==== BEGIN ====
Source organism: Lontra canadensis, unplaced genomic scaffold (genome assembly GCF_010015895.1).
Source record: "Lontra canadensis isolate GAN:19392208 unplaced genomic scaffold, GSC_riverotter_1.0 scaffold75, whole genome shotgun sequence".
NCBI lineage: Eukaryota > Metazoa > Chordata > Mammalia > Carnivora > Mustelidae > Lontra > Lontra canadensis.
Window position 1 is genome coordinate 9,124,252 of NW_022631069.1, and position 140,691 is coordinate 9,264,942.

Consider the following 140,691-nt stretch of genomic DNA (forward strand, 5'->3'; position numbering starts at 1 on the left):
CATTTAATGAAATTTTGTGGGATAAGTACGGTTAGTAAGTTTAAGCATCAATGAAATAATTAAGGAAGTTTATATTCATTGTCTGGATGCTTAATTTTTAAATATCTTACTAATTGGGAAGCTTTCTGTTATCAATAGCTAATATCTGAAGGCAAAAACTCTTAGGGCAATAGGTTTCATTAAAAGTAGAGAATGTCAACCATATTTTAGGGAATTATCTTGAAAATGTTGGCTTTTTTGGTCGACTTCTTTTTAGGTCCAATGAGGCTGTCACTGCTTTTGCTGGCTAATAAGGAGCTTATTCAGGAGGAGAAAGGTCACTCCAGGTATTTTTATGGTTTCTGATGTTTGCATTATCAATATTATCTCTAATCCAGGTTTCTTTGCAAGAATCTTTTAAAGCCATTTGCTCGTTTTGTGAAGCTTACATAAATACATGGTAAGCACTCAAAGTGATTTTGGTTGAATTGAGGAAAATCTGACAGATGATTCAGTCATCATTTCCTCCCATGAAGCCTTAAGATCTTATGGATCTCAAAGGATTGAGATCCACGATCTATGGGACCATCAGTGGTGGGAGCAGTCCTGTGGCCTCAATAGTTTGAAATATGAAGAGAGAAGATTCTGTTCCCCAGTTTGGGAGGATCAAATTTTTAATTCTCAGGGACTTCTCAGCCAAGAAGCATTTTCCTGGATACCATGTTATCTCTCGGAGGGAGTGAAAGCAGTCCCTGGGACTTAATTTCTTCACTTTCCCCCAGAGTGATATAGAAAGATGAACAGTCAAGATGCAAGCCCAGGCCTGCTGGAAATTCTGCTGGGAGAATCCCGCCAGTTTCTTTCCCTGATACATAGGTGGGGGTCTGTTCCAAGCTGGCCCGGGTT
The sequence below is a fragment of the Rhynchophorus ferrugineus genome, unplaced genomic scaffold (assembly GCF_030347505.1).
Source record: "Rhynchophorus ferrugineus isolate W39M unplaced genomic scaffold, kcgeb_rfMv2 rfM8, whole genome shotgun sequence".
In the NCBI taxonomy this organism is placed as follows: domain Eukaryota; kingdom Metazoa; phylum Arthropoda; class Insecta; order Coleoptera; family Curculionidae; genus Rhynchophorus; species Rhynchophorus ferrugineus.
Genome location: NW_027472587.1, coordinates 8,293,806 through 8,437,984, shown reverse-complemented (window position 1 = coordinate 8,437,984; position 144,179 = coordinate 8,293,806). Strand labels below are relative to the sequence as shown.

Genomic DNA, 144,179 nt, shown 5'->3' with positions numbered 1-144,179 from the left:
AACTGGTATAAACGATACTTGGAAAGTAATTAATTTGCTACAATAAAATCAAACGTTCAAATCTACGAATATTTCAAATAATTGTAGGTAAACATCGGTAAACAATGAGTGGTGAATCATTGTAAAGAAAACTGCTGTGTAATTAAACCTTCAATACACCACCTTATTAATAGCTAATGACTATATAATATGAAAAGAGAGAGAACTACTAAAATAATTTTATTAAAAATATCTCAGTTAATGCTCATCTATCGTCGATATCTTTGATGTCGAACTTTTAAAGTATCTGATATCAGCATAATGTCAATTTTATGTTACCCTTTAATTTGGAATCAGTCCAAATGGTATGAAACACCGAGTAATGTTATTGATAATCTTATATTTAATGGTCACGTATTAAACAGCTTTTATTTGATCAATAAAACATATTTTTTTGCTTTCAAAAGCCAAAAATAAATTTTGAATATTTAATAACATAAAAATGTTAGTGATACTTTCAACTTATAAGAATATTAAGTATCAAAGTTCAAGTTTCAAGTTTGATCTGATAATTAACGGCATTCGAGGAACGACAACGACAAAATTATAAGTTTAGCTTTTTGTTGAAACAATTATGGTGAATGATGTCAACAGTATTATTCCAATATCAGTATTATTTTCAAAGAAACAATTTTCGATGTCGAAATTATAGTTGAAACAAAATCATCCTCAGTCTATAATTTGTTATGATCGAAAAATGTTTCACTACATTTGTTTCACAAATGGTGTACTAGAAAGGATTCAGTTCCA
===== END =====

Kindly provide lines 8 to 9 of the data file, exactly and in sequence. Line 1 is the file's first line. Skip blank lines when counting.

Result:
Source record: "Rhynchophorus ferrugineus isolate W39M unplaced genomic scaffold, kcgeb_rfMv2 rfM8, whole genome shotgun sequence".
In the NCBI taxonomy this organism is placed as follows: domain Eukaryota; kingdom Metazoa; phylum Arthropoda; class Insecta; order Coleoptera; family Curculionidae; genus Rhynchophorus; species Rhynchophorus ferrugineus.